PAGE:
Over the past five years, there has been an unprecedented focus on what constitutes effective teaching and how to measure teacher performance. Teacher preparation, evaluation, and the characteristics of effective teaching are at the center of contemporary education research and policymaking.
Yet teaching is not afforded the same status as other professions in terms of recognition, pay, and career advancement opportunities. As a result, nearly half of all new teachers leave the profession by their fifth year, and our finest teachers are among those who exit our nation’s classrooms for good.
The National Network of State Teachers of the Year (NNSTOY) believes that five key structures—found in almost every other field—have the potential to transform teaching into a profession that fosters continuous improvement, high expectations, and shared accountability. A new white paper authored by five state teachers of the year outlines these structures and includes first-person accounts of how these practices can work in schools today.
Actionable Feedback to Help Teachers Improve
Professional development is important, and should be driven by actionable and timely feedback. Research shows that school principals can easily identify which teachers are the most skilled and the least skilled; however, they struggle to distinguish teaching performance for the vast majority of teachers whose teaching practice is average or near average.
Opportunities for Career Advancement In the Classroom
While most professions have career advancement mechanisms in place to provide professional growth for practitioners, education does not. Career ladders and lattices—such as the progression intern to resident to physician—allow individuals to take on new responsibilities as they demonstrate expertise. Unless a teacher is willing to leave the classroom, there is little avenue for teacher advancement within the profession. Schools where teachers play leadership roles like mentoring less experienced or struggling teachers tend to have higher retention rates, a factor that positively affects student learning.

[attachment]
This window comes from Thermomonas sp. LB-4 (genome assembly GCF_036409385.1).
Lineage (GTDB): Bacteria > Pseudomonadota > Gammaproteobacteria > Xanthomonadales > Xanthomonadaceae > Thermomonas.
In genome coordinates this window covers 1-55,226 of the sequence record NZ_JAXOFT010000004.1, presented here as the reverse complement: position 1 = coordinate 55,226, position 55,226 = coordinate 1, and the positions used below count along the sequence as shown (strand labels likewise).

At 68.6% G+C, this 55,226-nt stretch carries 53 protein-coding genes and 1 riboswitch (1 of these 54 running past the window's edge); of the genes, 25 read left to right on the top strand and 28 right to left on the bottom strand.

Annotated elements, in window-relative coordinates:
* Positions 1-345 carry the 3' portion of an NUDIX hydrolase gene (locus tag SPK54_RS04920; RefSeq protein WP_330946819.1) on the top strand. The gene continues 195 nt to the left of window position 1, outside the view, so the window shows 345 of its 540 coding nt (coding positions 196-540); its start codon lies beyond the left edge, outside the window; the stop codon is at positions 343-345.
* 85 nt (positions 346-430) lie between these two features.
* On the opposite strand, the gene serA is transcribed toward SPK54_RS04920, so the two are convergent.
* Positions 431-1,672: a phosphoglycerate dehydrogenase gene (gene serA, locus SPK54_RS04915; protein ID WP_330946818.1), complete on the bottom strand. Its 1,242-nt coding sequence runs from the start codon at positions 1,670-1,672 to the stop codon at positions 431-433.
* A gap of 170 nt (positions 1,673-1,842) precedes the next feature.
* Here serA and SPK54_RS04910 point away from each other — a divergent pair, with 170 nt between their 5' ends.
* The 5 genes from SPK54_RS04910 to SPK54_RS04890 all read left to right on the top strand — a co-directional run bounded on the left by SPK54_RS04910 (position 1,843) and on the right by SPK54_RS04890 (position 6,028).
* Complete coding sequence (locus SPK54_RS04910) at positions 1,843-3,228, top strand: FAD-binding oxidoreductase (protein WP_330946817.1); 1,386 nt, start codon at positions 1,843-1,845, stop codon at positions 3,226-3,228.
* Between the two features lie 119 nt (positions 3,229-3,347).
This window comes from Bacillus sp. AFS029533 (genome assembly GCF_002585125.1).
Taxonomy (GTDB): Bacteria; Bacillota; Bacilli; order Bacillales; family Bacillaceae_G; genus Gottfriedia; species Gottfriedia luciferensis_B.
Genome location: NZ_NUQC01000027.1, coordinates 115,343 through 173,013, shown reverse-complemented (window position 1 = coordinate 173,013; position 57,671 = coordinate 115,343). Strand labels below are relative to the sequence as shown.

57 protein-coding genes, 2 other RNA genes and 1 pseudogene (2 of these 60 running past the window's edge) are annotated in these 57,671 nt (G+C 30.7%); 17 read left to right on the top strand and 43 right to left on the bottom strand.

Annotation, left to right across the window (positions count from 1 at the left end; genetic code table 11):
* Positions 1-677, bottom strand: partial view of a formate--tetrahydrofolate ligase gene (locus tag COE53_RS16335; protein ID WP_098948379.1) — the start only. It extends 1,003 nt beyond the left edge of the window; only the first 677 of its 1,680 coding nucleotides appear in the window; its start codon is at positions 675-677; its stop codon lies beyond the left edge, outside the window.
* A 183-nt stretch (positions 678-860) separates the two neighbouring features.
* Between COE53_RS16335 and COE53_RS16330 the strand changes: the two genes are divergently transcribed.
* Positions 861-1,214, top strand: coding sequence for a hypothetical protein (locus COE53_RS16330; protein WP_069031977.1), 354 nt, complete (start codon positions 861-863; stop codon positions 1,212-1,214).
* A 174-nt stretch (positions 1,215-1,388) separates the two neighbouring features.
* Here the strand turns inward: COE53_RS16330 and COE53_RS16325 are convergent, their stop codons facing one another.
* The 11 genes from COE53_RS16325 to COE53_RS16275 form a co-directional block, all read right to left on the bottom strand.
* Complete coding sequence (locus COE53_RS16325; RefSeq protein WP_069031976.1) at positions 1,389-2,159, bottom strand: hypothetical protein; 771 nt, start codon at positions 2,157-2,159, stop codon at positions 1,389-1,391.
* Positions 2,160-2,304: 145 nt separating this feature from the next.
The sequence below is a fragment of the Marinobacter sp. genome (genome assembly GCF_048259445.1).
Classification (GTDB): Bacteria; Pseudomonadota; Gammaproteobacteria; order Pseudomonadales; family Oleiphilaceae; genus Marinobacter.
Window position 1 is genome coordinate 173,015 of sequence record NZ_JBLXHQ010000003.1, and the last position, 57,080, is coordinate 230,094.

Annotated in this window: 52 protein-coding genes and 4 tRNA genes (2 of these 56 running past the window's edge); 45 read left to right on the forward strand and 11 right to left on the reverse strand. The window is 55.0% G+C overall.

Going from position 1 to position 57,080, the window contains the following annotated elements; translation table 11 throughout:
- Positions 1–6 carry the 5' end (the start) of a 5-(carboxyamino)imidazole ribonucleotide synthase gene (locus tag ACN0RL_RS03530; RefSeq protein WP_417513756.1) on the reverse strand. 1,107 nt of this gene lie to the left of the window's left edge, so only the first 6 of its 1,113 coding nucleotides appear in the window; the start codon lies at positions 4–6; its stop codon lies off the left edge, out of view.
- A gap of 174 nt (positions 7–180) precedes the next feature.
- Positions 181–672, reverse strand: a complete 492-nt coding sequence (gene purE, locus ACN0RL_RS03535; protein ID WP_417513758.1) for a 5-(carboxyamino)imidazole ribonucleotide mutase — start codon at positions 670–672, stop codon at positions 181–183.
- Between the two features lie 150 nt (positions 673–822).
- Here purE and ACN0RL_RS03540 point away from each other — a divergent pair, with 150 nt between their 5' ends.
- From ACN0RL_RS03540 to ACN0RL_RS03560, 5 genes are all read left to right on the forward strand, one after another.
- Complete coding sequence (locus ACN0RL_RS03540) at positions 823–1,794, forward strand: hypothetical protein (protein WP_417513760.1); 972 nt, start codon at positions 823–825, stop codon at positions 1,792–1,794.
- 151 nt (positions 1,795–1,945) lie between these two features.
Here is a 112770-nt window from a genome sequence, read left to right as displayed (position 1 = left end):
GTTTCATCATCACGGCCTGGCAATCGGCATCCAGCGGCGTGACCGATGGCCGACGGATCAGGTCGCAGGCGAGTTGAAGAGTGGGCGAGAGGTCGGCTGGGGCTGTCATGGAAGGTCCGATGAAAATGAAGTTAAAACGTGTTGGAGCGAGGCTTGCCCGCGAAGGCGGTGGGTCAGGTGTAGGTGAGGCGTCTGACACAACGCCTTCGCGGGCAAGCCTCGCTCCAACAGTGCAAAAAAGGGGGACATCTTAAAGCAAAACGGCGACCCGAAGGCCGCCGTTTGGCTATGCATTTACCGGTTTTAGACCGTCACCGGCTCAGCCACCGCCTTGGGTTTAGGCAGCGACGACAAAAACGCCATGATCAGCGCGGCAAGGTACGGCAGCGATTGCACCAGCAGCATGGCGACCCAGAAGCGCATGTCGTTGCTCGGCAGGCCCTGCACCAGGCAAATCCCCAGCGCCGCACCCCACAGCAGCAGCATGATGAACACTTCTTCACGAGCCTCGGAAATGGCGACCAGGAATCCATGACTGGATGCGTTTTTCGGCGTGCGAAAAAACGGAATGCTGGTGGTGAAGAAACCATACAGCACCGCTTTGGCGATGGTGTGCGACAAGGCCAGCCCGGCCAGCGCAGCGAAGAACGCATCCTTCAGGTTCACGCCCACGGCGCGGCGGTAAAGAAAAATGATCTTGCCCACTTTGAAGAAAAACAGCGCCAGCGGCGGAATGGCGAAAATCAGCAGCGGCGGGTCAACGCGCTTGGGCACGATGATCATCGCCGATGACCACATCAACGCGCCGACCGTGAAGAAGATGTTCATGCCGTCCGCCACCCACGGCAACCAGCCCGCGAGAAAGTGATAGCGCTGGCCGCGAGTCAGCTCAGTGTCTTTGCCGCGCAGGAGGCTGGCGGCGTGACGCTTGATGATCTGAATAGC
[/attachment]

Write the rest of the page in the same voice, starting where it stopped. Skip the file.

Principals undertake an enormous amount of responsibility. The idea that one person, or one person and his or her assistants can do all of the things required to run a safe, successful school, is unrealistic. Research commissioned by the Wallace Foundation found that distributed leadership—where teachers take on leadership roles and influence over decisions made about the school community and the instructional program—has a stronger influence on student achievement than individual leadership. Teacher leaders hungry for a role in shared decision-making impacting classroom practice may be more likely to stay in the profession.
Unlike many other professions, collaboration among teachers is not standard practice. In fact, many teachers teach inside their classrooms with little to no interaction with their colleagues. Teaching is often referred to as the most isolated of professions. Although there is value in collaboration for both teachers and students, many of the resources required to collaborate are lacking, in particular, time and scheduling structures to support collaborative models.
Guiding Principles for the Profession
Most professions have principles by which the profession is practiced. In the current absence of such principles for teaching, educators are being held to various sets of standards, all with the purpose of holding them accountable to the public. The process of developing guiding principles across the profession must be led by educators with the goals of increasing respect for teachers and professionalizing the job of educating children.
NNSTOY believes that these structures are critical to creating a profession that attracts, develops, and retains highly effective teachers. By developing a deliberate, research-based approach to professionalizing teaching, we can increase accountability for the success of all students.
Visit the NNSTOY website to read the full white paper, Re-Imagining Teaching: Five Structures to Transform the Profession